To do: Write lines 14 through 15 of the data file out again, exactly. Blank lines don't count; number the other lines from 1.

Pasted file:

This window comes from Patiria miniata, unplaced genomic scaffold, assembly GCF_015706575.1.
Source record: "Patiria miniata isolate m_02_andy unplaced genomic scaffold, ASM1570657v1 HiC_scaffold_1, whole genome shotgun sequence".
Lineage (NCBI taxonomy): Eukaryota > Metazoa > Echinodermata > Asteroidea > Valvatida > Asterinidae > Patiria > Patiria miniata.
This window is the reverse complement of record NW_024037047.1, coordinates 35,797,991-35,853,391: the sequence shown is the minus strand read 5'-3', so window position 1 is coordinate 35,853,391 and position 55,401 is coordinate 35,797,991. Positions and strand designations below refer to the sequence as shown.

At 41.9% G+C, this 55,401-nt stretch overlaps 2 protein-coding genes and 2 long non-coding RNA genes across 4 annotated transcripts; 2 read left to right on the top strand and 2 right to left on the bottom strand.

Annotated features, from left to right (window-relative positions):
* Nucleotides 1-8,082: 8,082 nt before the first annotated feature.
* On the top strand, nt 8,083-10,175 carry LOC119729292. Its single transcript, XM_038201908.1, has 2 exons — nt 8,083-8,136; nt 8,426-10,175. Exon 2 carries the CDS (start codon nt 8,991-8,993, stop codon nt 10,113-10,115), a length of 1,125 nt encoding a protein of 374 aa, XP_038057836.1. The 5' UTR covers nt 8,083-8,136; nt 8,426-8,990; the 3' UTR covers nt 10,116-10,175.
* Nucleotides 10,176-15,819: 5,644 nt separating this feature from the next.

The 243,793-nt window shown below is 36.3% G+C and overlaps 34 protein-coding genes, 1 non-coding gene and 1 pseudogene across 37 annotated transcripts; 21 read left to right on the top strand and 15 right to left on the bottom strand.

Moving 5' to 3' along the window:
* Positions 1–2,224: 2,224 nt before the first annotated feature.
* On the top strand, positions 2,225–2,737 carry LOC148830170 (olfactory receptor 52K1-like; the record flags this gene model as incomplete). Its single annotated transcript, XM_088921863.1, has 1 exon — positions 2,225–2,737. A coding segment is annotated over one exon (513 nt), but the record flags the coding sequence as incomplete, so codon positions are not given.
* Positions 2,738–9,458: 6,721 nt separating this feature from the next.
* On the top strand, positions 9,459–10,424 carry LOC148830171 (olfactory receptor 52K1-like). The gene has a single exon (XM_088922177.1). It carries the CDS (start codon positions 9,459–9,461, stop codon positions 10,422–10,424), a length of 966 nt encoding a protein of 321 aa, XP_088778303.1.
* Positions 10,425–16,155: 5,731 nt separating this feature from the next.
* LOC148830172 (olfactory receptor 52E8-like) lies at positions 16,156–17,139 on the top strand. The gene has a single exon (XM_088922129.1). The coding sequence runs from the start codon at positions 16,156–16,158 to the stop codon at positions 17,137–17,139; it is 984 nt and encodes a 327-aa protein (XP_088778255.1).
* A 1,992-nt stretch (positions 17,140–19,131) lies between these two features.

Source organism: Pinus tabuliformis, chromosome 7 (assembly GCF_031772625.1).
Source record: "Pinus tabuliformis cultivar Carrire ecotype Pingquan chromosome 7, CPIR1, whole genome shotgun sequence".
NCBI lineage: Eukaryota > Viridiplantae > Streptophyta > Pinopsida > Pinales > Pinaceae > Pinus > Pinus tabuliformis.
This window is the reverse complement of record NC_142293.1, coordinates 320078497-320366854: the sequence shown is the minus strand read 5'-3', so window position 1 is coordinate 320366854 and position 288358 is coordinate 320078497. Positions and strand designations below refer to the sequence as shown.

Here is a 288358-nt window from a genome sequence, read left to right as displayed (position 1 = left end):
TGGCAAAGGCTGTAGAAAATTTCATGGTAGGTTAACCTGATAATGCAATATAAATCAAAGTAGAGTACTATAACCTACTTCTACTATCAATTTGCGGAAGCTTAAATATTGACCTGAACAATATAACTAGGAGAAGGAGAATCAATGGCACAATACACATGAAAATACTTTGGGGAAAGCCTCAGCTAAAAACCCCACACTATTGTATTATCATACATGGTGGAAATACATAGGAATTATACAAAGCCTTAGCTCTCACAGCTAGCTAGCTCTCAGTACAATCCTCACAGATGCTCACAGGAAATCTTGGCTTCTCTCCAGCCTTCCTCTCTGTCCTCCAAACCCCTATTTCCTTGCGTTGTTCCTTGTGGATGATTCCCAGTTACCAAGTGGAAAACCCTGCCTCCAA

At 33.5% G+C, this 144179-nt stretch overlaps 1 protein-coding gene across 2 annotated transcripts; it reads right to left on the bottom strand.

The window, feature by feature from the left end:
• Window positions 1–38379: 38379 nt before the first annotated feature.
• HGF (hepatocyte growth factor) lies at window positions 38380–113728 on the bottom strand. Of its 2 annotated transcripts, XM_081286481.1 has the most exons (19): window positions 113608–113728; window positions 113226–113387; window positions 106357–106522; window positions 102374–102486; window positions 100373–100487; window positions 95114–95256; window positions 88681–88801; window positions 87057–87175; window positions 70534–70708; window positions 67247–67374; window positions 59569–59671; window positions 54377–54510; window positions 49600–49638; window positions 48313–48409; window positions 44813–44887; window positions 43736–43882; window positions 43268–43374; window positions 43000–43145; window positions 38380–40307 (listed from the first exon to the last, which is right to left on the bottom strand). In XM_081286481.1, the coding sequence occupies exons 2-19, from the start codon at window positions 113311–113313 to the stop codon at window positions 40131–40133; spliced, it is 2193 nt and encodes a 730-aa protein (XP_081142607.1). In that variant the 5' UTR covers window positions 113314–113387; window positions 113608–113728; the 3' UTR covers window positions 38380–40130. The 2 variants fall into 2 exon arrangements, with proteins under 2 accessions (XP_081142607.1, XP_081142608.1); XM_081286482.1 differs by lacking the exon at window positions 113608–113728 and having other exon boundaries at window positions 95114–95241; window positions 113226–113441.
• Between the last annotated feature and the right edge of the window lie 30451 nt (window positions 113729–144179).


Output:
* Positions 2,738–9,458: 6,721 nt separating this feature from the next.
* On the top strand, positions 9,459–10,424 carry LOC148830171 (olfactory receptor 52K1-like). The gene has a single exon (XM_088922177.1). It carries the CDS (start codon positions 9,459–9,461, stop codon positions 10,422–10,424), a length of 966 nt encoding a protein of 321 aa, XP_088778303.1.